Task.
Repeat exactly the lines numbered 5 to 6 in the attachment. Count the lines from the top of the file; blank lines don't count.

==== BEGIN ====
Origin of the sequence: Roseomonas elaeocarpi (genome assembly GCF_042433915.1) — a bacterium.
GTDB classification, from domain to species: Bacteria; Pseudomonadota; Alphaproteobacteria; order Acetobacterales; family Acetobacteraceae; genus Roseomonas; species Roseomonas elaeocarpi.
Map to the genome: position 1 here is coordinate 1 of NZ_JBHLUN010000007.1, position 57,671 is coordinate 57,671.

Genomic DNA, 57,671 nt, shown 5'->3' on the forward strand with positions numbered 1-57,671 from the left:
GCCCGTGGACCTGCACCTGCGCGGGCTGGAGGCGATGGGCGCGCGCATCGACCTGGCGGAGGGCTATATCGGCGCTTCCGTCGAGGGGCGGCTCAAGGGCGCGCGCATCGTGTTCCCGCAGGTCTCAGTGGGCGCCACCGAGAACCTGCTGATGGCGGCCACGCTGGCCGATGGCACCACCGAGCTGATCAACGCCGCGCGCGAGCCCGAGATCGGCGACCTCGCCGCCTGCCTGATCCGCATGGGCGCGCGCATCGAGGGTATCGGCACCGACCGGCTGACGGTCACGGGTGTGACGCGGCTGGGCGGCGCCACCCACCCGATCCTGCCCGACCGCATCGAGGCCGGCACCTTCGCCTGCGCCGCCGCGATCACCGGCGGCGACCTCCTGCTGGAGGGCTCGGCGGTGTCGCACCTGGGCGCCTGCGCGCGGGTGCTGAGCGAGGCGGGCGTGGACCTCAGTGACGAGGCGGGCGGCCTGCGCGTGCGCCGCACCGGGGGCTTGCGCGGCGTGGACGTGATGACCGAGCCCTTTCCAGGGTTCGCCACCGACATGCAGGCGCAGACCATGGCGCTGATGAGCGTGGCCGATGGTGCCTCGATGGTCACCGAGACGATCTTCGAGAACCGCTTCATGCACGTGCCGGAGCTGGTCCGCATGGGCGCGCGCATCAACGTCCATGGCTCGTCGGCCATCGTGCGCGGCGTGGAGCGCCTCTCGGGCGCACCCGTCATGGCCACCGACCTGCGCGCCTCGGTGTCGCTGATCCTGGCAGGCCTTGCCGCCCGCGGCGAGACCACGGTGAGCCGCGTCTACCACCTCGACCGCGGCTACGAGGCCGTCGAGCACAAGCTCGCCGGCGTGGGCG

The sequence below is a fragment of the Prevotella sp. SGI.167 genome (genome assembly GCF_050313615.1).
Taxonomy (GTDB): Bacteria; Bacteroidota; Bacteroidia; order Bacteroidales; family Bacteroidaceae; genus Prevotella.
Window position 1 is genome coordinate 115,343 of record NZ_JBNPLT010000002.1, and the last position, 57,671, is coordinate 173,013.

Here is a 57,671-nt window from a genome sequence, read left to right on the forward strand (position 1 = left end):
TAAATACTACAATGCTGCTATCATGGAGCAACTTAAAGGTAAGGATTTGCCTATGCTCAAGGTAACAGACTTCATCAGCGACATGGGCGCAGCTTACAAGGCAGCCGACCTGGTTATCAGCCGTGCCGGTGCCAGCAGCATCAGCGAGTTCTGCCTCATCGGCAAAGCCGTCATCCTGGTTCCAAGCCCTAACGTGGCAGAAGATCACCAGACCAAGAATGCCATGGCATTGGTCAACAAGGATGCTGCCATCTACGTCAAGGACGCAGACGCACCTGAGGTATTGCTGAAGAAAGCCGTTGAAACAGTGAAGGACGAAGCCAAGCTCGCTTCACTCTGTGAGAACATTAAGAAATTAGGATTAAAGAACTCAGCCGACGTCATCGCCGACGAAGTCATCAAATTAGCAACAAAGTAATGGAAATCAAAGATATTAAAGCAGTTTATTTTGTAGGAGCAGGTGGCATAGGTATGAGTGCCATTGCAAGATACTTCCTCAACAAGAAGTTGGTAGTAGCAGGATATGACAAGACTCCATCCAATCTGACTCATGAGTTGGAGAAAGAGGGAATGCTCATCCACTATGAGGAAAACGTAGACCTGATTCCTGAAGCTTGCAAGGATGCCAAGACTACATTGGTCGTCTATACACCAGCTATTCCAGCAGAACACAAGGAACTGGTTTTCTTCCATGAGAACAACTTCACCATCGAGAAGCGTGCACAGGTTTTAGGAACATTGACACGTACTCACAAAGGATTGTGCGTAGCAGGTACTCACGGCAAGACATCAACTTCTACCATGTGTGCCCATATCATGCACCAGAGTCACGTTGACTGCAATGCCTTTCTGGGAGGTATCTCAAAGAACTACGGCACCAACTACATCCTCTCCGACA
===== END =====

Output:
GCCCGTGGACCTGCACCTGCGCGGGCTGGAGGCGATGGGCGCGCGCATCGACCTGGCGGAGGGCTATATCGGCGCTTCCGTCGAGGGGCGGCTCAAGGGCGCGCGCATCGTGTTCCCGCAGGTCTCAGTGGGCGCCACCGAGAACCTGCTGATGGCGGCCACGCTGGCCGATGGCACCACCGAGCTGATCAACGCCGCGCGCGAGCCCGAGATCGGCGACCTCGCCGCCTGCCTGATCCGCATGGGCGCGCGCATCGAGGGTATCGGCACCGACCGGCTGACGGTCACGGGTGTGACGCGGCTGGGCGGCGCCACCCACCCGATCCTGCCCGACCGCATCGAGGCCGGCACCTTCGCCTGCGCCGCCGCGATCACCGGCGGCGACCTCCTGCTGGAGGGCTCGGCGGTGTCGCACCTGGGCGCCTGCGCGCGGGTGCTGAGCGAGGCGGGCGTGGACCTCAGTGACGAGGCGGGCGGCCTGCGCGTGCGCCGCACCGGGGGCTTGCGCGGCGTGGACGTGATGACCGAGCCCTTTCCAGGGTTCGCCACCGACATGCAGGCGCAGACCATGGCGCTGATGAGCGTGGCCGATGGTGCCTCGATGGTCACCGAGACGATCTTCGAGAACCGCTTCATGCACGTGCCGGAGCTGGTCCGCATGGGCGCGCGCATCAACGTCCATGGCTCGTCGGCCATCGTGCGCGGCGTGGAGCGCCTCTCGGGCGCACCCGTCATGGCCACCGACCTGCGCGCCTCGGTGTCGCTGATCCTGGCAGGCCTTGCCGCCCGCGGCGAGACCACGGTGAGCCGCGTCTACCACCTCGACCGCGGCTACGAGGCCGTCGAGCACAAGCTCGCCGGCGTGGGCG

The sequence below is a fragment of the Prevotella sp. SGI.167 genome (genome assembly GCF_050313615.1).